Long lines form during early voting in Georgia's 6th District

Updated:

Polls were open Saturday for early voting in Georgia’s 6th Congressional District, as the number of early voters continues to soar ahead of Election Day. 

More than 75,000 votes had been cast as of Friday morning in the nationally watched runoff between Republican Karen Handel and Democrat Jon Ossoff, according to data from the Georgia Secretary of State’s Office. That includes both in-person voting as well as absentee mail-in ballots.

All three counties with areas in the 6th District, including Cobb, DeKalb and Fulton, will open select polling locations Saturday. Time and locations vary, but are available by calling each county’s election office or checking online.

Channel 2's Matt Johnson went to the East Cobb Government Services Center where voters said they waited in line for an hour and a half. 

Around 1,300 people voted at the precinct Saturday on the busiest day of early voting in Cobb County. 

Early voting for the runoff ends Friday, June 16.

How to vote early:

Check where to vote before you go. These are not your regular neighborhood polling places. The municipalities only open select sites during the early-voting period.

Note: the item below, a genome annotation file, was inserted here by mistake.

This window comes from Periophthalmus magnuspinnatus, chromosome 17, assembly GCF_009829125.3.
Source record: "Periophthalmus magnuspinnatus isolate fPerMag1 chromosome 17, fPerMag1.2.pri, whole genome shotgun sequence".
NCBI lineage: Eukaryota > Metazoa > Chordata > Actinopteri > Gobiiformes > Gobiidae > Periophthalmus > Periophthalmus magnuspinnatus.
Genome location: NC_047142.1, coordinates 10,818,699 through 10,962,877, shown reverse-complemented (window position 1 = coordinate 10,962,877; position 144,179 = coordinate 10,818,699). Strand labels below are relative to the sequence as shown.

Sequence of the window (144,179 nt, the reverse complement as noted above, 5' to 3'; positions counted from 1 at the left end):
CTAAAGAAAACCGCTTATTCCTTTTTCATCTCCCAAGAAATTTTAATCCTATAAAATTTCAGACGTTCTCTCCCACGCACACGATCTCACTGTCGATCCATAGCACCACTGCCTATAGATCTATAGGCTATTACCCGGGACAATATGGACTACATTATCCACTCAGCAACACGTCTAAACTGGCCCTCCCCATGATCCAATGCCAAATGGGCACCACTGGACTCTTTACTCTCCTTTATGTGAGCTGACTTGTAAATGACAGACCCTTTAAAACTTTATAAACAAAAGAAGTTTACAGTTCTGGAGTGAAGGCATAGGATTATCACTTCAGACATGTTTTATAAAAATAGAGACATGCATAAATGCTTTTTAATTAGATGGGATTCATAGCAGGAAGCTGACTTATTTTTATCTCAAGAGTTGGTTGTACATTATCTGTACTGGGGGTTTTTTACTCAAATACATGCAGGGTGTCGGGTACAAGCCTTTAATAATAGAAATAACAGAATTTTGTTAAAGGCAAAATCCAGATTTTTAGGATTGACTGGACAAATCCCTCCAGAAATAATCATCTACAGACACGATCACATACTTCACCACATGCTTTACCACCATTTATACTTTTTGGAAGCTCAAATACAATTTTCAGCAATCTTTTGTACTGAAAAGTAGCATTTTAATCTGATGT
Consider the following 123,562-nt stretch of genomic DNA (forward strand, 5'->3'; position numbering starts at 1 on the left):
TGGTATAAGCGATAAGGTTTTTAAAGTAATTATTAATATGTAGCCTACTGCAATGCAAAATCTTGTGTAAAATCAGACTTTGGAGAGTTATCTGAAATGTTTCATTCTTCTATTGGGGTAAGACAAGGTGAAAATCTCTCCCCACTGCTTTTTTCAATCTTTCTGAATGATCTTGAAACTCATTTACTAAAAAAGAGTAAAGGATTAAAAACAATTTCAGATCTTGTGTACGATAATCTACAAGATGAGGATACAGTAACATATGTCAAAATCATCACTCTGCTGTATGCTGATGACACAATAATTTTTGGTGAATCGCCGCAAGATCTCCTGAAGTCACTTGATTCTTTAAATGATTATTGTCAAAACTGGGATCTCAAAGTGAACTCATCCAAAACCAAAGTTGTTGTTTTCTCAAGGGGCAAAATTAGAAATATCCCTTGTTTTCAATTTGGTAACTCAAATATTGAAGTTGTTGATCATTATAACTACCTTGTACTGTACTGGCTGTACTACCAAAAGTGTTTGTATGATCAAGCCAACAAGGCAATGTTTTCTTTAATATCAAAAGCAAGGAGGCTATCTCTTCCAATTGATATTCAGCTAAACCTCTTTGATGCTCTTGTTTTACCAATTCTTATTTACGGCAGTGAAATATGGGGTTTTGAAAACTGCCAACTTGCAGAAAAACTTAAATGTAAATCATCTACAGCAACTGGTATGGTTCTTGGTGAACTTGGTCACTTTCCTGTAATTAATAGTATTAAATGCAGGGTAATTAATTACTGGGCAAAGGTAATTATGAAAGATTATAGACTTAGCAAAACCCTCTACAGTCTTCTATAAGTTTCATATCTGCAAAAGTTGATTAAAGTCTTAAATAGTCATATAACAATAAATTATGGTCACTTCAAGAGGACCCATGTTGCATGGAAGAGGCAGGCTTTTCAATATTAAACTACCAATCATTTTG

Use the Secretary of State Office’s personalized online “my voter page”  to find more information and confirm your registration status.

Or call your local elections office to find early-voting locations or look for the “advance voting info” link under the elections tab of the Secretary of State Office’s

Don’t forget to bring photo identification, which can include a Georgia driver’s license, even if it’s expired; a state-issued voter identification card; a valid U.S. passport; or a valid U.S. military photo ID.

No “ballot selfies” are allowed at the polls, so wait to snap a photo until you’re outside. It is illegal in Georgia to take pictures of a ballot or voting equipment, but the Secretary of State Office has said it has seen voters in previous elections post “ballot selfies” on social media — something that could get you in trouble with the law.

Information about local elections can also be found on the free “GA SOS” app for your smartphone via iTunes or Google Play for Android.